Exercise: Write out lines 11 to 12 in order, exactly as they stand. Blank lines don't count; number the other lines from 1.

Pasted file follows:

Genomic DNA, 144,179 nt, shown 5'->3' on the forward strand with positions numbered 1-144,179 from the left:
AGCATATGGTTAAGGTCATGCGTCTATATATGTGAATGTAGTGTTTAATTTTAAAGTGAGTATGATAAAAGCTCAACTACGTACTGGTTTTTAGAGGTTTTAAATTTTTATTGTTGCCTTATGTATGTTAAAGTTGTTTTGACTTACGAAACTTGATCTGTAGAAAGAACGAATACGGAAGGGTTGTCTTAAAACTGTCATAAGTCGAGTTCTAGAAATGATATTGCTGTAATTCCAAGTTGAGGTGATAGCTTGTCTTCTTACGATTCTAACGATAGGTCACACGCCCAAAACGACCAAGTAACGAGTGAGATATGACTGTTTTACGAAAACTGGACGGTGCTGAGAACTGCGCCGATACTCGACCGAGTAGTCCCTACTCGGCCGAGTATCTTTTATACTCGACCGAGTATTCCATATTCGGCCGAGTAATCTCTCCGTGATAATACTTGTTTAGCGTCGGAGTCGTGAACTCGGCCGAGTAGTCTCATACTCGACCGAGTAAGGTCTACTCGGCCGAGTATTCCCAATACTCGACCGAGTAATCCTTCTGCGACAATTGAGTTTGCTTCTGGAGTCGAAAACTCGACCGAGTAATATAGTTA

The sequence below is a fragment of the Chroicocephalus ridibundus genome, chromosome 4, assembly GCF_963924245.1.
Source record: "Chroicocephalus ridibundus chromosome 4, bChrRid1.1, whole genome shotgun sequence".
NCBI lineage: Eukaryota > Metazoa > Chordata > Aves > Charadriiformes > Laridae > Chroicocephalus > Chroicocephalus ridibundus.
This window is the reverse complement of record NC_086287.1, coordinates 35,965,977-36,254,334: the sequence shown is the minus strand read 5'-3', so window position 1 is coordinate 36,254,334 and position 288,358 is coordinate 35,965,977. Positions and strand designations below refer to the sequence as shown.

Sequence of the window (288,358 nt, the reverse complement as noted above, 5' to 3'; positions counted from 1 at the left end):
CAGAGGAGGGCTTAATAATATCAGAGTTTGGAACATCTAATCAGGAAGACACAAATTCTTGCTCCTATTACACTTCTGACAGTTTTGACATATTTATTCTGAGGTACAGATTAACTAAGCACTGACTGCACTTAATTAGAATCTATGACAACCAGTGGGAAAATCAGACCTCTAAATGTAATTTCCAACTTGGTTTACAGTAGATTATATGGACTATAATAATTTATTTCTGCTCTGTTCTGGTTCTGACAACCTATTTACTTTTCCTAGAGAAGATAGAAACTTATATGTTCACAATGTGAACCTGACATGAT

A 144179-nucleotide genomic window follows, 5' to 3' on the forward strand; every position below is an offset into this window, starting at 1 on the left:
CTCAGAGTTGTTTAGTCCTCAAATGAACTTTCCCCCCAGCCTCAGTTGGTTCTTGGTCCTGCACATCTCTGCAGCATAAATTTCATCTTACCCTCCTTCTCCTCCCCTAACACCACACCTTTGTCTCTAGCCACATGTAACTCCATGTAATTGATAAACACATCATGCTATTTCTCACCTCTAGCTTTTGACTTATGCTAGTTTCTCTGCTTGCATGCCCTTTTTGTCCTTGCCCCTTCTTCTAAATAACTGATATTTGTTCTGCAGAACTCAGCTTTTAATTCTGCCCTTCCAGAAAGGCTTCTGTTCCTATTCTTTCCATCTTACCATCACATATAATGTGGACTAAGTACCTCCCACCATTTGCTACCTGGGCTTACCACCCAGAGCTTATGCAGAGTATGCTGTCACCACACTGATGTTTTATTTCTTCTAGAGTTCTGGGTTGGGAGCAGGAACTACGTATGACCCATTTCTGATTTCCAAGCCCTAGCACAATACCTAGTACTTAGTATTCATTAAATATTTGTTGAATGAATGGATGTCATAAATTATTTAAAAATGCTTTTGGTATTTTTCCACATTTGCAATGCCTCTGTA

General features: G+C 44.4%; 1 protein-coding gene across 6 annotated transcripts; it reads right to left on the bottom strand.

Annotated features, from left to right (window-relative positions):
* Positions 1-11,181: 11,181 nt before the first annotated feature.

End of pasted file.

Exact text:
General features: G+C 44.4%; 1 protein-coding gene across 6 annotated transcripts; it reads right to left on the bottom strand.

Annotated features, from left to right (window-relative positions):